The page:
Fifty years ago A Charlie Brown Christmas was first broadcast on American television. Some network executives thought it would be ignored, while others worried that quoting the Bible would offend viewers. Some wanted its creator, Charles Schulz, to omit the Christmas story, but Schulz insisted it stay in. The program was an immediate success and has been rebroadcast every year since 1965.
When Charlie Brown, the frustrated director of the children’s Christmas play, is discouraged by the commercial spirit of the holiday season, he asks if anyone can tell him the real meaning of Christmas. Linus recites Luke 2:8-14 including the words, “For unto you is born this day in the city of David a Saviour, which is Christ the Lord. And this shall be a sign unto you; Ye shall find the babe wrapped in swaddling clothes, lying in a manger. And suddenly there was with the angel a multitude of the heavenly host praising God, and saying, Glory to God in the highest, and on earth peace, good will toward men” (vv. 11-14 kjv). Then Linus says, “That’s what Christmas is all about, Charlie Brown.”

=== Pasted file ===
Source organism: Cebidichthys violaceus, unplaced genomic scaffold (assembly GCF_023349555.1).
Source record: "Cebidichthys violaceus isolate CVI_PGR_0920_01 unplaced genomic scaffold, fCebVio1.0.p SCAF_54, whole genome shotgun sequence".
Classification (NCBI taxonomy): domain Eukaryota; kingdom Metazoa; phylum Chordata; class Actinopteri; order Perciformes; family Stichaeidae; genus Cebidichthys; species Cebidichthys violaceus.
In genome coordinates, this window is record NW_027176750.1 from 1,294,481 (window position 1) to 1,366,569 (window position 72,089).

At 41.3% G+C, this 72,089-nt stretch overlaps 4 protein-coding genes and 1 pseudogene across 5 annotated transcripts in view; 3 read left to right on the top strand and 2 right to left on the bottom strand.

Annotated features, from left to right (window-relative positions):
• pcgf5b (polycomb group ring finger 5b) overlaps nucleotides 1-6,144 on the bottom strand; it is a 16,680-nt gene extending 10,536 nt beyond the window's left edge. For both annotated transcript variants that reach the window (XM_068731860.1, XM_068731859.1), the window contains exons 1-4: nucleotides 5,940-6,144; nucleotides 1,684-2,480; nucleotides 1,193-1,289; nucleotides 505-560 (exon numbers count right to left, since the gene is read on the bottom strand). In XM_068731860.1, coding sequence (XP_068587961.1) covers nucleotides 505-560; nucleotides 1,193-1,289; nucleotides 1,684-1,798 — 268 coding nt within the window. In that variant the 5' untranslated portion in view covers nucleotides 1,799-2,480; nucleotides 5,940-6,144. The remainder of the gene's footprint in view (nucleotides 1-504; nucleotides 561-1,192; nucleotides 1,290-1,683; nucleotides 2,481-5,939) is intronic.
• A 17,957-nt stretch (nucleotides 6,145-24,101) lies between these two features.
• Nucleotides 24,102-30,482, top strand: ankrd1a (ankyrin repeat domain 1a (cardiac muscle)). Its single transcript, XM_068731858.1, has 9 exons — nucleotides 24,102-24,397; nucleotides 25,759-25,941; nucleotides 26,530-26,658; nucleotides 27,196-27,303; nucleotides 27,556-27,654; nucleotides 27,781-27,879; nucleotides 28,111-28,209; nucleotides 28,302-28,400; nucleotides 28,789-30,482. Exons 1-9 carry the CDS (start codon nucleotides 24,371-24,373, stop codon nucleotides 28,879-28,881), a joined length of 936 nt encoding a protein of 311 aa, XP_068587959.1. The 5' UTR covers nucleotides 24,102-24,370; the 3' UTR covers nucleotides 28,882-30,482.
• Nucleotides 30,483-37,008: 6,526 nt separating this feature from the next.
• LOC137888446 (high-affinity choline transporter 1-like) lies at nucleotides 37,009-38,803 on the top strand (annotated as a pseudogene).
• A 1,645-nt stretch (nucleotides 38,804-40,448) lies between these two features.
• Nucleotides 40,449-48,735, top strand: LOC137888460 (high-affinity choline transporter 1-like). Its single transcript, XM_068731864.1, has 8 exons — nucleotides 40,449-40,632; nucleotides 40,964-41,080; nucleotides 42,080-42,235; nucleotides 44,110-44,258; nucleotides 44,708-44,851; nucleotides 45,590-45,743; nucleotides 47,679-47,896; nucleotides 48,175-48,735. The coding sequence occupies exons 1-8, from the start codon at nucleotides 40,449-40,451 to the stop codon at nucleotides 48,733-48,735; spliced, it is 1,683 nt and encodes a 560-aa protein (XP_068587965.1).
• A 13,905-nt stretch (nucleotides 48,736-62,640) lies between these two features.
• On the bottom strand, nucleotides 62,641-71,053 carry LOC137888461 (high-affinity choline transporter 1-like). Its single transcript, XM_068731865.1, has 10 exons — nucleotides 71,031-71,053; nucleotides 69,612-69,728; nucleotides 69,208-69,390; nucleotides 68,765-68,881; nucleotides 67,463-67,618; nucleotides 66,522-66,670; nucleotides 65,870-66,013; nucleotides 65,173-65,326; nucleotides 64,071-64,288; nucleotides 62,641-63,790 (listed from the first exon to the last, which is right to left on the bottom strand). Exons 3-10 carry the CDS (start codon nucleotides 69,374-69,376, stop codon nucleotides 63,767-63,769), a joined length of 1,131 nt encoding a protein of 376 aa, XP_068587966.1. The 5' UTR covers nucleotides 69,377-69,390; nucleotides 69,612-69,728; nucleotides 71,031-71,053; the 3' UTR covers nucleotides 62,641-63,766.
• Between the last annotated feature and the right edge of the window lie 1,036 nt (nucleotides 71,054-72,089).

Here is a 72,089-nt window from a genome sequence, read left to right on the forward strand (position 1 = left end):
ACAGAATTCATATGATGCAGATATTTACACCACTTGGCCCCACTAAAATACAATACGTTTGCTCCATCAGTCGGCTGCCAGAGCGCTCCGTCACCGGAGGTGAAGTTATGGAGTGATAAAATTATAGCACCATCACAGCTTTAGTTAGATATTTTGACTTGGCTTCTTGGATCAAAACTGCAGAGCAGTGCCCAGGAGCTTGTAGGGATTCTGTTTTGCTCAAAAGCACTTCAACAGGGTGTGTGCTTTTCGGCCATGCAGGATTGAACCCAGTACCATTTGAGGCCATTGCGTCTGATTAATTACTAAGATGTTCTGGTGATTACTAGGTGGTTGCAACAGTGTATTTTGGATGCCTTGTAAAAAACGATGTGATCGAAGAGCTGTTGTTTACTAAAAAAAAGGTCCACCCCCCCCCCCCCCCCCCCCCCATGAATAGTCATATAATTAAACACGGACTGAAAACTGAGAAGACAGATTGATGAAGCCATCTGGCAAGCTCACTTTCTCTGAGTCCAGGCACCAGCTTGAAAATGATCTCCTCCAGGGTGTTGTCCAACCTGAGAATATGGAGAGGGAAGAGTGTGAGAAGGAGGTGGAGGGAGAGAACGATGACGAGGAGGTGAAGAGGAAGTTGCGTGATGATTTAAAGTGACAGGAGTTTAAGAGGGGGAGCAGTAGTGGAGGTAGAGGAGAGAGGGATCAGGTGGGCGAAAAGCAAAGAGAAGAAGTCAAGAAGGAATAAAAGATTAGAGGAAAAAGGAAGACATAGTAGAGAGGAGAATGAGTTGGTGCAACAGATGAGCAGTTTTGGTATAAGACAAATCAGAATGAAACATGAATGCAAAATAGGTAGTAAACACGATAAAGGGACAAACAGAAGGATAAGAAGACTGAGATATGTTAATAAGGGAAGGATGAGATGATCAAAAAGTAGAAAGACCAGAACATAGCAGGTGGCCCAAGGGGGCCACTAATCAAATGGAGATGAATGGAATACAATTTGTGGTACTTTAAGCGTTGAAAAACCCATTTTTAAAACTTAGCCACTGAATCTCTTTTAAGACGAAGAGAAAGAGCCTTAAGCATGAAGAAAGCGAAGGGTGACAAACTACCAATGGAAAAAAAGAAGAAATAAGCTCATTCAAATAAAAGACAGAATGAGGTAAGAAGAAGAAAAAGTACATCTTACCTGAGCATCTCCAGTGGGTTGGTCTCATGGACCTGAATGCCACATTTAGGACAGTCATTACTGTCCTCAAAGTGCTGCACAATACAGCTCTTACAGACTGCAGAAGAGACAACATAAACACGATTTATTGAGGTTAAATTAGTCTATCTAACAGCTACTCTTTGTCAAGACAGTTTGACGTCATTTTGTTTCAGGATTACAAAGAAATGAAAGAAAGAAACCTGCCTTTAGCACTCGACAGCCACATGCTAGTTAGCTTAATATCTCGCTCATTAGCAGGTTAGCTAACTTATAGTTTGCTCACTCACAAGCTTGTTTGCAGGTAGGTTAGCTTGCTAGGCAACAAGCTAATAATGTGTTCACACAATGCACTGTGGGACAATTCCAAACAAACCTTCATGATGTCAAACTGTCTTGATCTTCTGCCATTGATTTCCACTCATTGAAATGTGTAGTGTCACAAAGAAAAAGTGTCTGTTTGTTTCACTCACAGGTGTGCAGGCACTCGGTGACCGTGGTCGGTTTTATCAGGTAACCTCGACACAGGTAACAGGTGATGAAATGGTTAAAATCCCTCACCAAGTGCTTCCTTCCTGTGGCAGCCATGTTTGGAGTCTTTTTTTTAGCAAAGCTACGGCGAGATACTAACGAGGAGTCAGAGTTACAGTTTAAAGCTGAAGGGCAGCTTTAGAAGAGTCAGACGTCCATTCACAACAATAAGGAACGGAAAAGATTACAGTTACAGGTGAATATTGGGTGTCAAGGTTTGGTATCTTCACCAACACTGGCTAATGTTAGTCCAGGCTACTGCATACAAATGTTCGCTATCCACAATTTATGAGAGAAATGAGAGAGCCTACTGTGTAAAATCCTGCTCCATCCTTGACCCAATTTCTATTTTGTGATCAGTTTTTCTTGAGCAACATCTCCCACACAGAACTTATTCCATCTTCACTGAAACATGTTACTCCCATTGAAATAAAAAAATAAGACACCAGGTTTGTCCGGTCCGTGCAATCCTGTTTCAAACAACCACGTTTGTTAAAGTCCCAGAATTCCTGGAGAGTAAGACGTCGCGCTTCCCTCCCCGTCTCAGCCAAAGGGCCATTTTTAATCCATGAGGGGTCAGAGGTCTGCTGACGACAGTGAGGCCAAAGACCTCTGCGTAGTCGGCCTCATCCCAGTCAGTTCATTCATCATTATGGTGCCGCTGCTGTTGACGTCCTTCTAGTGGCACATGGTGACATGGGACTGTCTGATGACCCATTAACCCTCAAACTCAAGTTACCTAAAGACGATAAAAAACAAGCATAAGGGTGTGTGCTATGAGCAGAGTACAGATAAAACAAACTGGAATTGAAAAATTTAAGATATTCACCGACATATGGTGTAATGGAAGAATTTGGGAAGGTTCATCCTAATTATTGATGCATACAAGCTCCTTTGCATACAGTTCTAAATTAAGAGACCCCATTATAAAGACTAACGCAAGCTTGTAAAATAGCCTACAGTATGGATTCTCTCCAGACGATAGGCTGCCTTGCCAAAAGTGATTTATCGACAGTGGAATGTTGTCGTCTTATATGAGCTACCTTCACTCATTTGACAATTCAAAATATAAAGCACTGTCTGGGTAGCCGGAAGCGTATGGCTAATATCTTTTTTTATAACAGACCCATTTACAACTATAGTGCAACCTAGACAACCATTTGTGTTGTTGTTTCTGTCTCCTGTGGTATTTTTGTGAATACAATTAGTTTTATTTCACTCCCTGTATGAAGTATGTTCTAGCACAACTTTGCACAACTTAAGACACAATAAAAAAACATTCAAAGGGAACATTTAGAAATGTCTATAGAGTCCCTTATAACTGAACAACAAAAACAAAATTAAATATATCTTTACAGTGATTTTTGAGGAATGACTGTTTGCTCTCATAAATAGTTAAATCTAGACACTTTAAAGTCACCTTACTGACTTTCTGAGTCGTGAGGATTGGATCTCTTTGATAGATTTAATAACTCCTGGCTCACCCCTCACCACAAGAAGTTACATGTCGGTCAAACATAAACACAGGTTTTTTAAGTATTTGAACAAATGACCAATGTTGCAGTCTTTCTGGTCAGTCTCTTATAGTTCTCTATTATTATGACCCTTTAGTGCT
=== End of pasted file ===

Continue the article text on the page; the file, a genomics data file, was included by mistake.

During this season filled with our own doubts and dreams, it’s good to ponder afresh God’s great love expressed in the familiar story of Joseph, Mary, the baby Jesus, and the angels who announced the Savior’s birth.
That’s what Christmas is all about.
According to a New York Times article, children in many African countries are often named after a famous visitor, special event, or circumstance that was meaningful to the parents. When doctors told the parents of one child that they could not cure the infant’s illness and only God knew if he would live, the parents named their child Godknows. Another man said he was named Enough, because his mother had 13 children and he was the last one! There’s a reason for everyone’s name, and in some cases it also conveys a special meaning.